‘A great servant of God and of the British Baptist family’
Tributes have been paid to the Revd Douglas Sparkes, who died on New Year’s Day aged 92
Douglas was called to serve as Assistant General Secretary and then Deputy General Secretary of the Baptist Union of Great Britain, which he did from 1982-1991, supporting the then General Secretary Revd Bernard Green.
Prior to this his gifts of ministry and wise counsel were recognised by the wider Baptist community when he was appointed General Superintendent of the London Metropolitan Area, which he served from 1976-1982.
He had trained at Spurgeon’s College, before being called to the pastorates of Waterlooville Baptist Church in Hampshire (1955 to 1962), New Malden (1962-1966) and Perry Rise, Forest Hill (1966-1976).
Throughout his time Douglas served the Baptist Historical Society (BHS), as one time Secretary (1971-76), committee member and later a Vice President.
In sharing news of his death on the Baptist Collaboration Facebook page, current BHS President the Revd Dr Keith Jones, described Douglas as ‘a great servant of God and of the British Baptist family.’
Responding to the news General Secretary Lynn Green described Douglas as ‘a wonderful, wise man of God.’
‘He contributed so much to Baptists and the wider church and we are so thankful for his life and ministry,’ she said. ‘He will be missed but we are glad to think of him now, worshipping face to face with His Lord.’
In a tribute shared with the Baptist Historical Society Committee in London last week, Keith said it was ‘impossible to list all the Baptist and ecumenical organisations which Douglas was involved with.’ He highlighted how Douglas served as de facto national ecumenical officer for the Union during the inter-church process of the late 1980s; he was engaged with the Retired Baptist Minister’s Housing Society; and chaired the Baptist Housing Trust, which made grants to retired housing complexes within the English Churches Housing Group, which had a Baptist beginning.
In his tribute Keith spoke of the key role Douglas had in the relocation of the national offices of the Baptist Union from Southampton Row in London to Didcot, Oxfordshire, sharing premises for the first time with the Baptist Missionary Society (BMS).
‘This involved much behind the scenes negotiation with the contractors and with the BMS,’ Keith said, ‘and this detailed work was something for which Douglas was noted.’
Douglas’s interest in Baptist history was another feature of his ministry. He undertook a post-graduate degree under Professor J H Y Briggs at Keele University while serving as General Superintendent in London entitled Dissenters and the Government of the City of London 1661-1767, which was submitted in November 1981. He researched the life of Samuel Morton Peto, producing a book published by the BHS entitled Hitting the Buffers in 2013.
In his early retirement Douglas authored The Home Mission Story, a history of Home Mission which was published in 1995. ‘My hope is that, whilst these pages record our debt to our fathers before us, they will explore the richness of our heritage in Christ,’ Douglas wrote in the book’s introduction.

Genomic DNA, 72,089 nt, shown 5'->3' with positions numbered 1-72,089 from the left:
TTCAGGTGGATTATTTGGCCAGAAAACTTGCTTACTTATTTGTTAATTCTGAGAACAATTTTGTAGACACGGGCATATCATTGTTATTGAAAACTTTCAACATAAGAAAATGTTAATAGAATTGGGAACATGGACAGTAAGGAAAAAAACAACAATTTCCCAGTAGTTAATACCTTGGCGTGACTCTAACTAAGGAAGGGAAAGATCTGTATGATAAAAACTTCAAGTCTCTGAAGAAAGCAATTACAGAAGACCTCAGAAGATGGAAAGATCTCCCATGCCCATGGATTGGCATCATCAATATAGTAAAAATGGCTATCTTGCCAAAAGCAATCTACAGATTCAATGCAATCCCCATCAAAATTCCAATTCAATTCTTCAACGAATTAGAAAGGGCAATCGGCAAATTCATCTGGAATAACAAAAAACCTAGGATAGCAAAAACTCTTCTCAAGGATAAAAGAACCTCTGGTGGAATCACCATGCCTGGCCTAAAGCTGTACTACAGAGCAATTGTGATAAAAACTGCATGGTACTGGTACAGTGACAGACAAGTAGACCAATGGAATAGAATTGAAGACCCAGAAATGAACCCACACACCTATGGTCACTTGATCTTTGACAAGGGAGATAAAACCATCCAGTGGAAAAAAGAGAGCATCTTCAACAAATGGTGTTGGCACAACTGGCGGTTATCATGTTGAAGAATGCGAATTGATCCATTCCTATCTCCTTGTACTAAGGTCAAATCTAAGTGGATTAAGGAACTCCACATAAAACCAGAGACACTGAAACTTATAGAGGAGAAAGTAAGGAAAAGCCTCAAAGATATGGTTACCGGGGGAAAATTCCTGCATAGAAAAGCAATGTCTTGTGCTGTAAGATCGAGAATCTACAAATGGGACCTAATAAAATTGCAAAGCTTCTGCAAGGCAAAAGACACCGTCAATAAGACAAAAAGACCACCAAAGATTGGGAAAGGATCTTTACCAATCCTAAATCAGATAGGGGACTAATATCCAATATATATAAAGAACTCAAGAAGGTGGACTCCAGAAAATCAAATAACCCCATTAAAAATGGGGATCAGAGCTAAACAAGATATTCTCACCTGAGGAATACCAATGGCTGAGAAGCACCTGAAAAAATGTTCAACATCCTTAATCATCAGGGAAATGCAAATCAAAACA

The Home Mission Story was referenced by former General Secretary David Coffey, who paid the following tribute:
'Douglas Sparkes was my Area Superintendent in the 1970s when I was the minister of North Cheam and I soon came to value his warm approachability and pastoral wisdom.
‘When I became General Secretary in 1991 and Douglas was given the post of Historical Research Scholar, it was a joy to have access to his vast knowledge and experience as well as receive his warm-hearted encouragement. He served for many years on the Baptist Union Council and I came to appreciate his wise counsel on procedural matters during difficult moments of debate and decision making.
‘I was privileged to write the foreword to his book, The Home Mission Story which was published in 1995. I paid tribute in the foreword to the meticulous way Douglas sorted through the numerous historical documents and how he judiciously selected those elements which enabled the inspiring story of Home Mission to unfold.
‘I then added this sentence:
‘What matters is how we handle everything entrusted to us during the King’s absence and how we put everything to work for His Kingdom’s purposes.’
'I suggest this sentence is a concise summary of the dedicated life and ministry of Douglas Sparkes.’
Keith also described Douglas as ‘a great supporter and encourager of those in ministry.’ His Baptist Collaboration post featured numerous comments from those whom Douglas had impacted personally.
Douglas died on New Year’s Day 2020 after a period of illness. He is survived by his wife, Doris, their children Graham, Hilary, Andrew, Elaine and Claire, and by 12 grandchildren and three great grandchildren.
Of Doris, Keith wrote: ‘A prolific worker in his time with the Baptist Union, Doris served as his Secretary and together they made an impressive team.’ Graham, an accredited Baptist minister, was head of the Baptist Union’s Faith and Unity department before moving to Luther King House as President.
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